Communications Regulation


Employment Regulation in the Workplace

Privacy expectations of employees in boththepublic and private sectors have increased with the expansion of employeerights inthe workplace. However, there is still agood deal of misconception about what privacy might truly exist ...

Employment Regulation in the Workplace

This textbook acquaints readers with the major federal statutes and regulations that control management and employment practices in the American workplace. The material is presented from the perspective that the human resource professional is the employer's representative and is, therefore, responsible for protecting the employer's interests and reducing the employer's exposure to litigation through monitoring activities and viable employee policies. The book is designed as a tool for today's business and management professionals, and unlike some other texts in the field, maintains a pro-business or pro-management approach. The authors have skilfully crafted Employment Regulation in the Workplace to be an effective learning tool. Each chapter opens with learning objectives and an example scenario, and each chapter contains plenty of illustrative figures, boxes, and diagrams. Chapters conclude with a listing of key terms, questions for discussion, and two case exercises. The book also includes a comprehensive bibliography.

Regulating the Media

However , although the press has been prompted to adopt self - regulation as a defensive tactic in resisting legislation , the media's overall experience of privacy regulation shows that there will continue to be a need for special ...

Regulating the Media

International Company and Commercial Law Review provides corporate and commercial lawyers with analysis on recent developments in international company and commercial law. Contains articles, analyses, book reviews and a news section with contributions from over 30 country correspondents from around the world

Information and Public Choice

Self-regulation works because the publishers are committed to it and because the state authorities do not ... In the same way, any private law regulating privacy or the right of the personality would not be viable in the British context ...

Information and Public Choice

The ability of the media to affect outcomes in economic and political markets has been well documented. News reporting and advertising influence consumer behavior in goods and services markets by revealing (or selectively revealing) information about a product, acting as agenda setters to influence consumer demand, or enhancing competition in markets by alerting consumers to substitutes. In political markets, they can affect behavior by informing voters about a politician's views or actions, enlightening citizens to outcomes of public policy, or taking a stance on political, social, or economic issues. For businesses, households, and most others, the media is the main source of information on public policy choices and current social and economic conditions. As a result, what news the media chooses to gather, analyze and disseminate--and the slant they choose to put on what they report--is of consequence. 'Information and Public Choice' addresses the factors that affect the content and reach of news coverage as well as its impact on public policy. The book addresses both market constraints that affect media--particularly news content--and the impact that news reporting has on economic and political choices. The authors examine a range of issues, including bias or slant in media reporting, the impact of markets and nonmarket factors on news reporting, and the role of government regulation of the media sector in developing countries. The studies in this volume provide new evidence and a good summary of previous research on the power of the media. An invaluable guide for those concerned about the impact of media on economic and political outcomes, 'Information and Public Choice' draws attention to an under-researched yet important area of economics.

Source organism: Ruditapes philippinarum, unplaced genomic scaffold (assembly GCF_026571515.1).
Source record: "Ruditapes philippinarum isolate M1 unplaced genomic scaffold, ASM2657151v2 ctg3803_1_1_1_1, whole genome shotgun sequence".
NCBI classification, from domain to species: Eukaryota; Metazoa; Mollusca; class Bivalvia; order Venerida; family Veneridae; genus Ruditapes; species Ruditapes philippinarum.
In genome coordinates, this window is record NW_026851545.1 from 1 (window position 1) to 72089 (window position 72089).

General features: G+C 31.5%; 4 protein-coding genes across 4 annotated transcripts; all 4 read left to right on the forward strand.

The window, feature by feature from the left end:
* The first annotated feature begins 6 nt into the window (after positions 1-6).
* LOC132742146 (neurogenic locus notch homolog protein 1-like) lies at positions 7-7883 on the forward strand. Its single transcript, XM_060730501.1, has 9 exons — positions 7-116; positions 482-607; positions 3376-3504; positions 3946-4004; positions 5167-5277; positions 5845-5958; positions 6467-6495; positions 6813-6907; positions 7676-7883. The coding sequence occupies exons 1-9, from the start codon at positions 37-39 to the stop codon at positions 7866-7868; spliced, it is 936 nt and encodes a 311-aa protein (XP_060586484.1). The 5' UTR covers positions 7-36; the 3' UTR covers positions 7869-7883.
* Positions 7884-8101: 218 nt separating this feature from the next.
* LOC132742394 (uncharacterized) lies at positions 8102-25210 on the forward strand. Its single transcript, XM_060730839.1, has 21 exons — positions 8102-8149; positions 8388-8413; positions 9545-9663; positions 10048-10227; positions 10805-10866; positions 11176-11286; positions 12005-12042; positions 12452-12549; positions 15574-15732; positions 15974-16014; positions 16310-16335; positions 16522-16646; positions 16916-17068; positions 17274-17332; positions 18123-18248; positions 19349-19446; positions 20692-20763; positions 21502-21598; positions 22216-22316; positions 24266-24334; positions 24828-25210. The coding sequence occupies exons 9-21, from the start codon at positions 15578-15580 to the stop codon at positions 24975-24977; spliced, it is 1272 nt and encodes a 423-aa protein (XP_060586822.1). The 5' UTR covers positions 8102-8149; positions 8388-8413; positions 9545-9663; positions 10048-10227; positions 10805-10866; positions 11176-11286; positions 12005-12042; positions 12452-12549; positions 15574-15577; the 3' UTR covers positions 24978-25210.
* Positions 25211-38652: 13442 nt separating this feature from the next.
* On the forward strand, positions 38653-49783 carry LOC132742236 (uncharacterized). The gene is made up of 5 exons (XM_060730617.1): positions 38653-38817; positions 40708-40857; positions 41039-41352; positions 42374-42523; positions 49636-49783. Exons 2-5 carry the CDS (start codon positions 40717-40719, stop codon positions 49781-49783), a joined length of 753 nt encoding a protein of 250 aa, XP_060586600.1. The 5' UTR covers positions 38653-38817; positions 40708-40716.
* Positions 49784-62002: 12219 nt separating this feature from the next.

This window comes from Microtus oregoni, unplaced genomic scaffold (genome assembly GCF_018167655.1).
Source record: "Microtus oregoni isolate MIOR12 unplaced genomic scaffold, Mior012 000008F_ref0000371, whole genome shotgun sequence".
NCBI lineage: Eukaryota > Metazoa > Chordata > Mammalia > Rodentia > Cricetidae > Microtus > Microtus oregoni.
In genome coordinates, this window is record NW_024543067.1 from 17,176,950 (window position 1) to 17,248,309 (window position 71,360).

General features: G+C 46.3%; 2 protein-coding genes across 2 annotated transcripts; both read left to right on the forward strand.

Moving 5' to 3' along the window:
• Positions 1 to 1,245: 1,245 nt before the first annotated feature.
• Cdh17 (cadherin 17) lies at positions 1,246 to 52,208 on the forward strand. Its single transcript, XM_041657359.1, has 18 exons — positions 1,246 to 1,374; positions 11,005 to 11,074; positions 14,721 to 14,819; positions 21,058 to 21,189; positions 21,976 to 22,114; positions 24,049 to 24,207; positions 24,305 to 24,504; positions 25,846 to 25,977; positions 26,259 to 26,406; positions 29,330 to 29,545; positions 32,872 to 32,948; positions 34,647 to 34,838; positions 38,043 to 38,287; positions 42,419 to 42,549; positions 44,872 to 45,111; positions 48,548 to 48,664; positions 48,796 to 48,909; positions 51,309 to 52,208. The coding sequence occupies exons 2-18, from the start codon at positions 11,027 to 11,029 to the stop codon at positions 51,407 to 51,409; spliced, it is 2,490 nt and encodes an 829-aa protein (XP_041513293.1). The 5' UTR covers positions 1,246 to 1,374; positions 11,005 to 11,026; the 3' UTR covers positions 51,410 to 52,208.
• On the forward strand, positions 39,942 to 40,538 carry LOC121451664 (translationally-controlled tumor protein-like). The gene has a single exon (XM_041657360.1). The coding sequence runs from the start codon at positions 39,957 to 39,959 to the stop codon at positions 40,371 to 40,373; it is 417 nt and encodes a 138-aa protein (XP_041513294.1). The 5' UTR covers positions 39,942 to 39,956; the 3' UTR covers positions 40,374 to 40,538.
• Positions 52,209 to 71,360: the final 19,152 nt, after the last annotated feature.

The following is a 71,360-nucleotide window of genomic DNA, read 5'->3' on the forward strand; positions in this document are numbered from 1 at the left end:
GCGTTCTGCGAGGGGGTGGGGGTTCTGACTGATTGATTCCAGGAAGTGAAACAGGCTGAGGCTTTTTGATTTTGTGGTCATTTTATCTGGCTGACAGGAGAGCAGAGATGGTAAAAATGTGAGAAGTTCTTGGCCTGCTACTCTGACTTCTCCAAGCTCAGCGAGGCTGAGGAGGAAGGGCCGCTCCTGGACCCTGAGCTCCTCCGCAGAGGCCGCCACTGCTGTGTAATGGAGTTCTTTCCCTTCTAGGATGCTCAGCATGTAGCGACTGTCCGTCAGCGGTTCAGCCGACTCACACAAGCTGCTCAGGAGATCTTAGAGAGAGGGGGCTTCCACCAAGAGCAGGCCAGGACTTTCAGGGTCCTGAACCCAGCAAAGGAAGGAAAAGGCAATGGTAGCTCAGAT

Perspectives on Privacy

Due to rapid developments in the communication sector, the right to privacy faces new challenges.

Perspectives on Privacy

Due to rapid developments in the communication sector, the right to privacy faces new challenges. The increasing digitization and internationalization of communication processes have raised a number of issues, and lead to conflicts wherever national legal systems and moral concepts collide. Particularly in the areas of data protection and liability of online service providers, universal approaches are required. This title presents positions of specialists in Europe, Australia, the US and Canada which contribute to the international dialogue and thereby offer a starting point for a sustainable policy for the protection of privacy rights

Santa Clara Computer and High technology Law Journal

laws focused upon specific types of bad acts,2 with (b) a reliance upon industry "self-regulation" to develop general standards and build a consensus for privacy in the on-line world.3 But, as consumers take to the Internet with ...

Santa Clara Computer and High technology Law Journal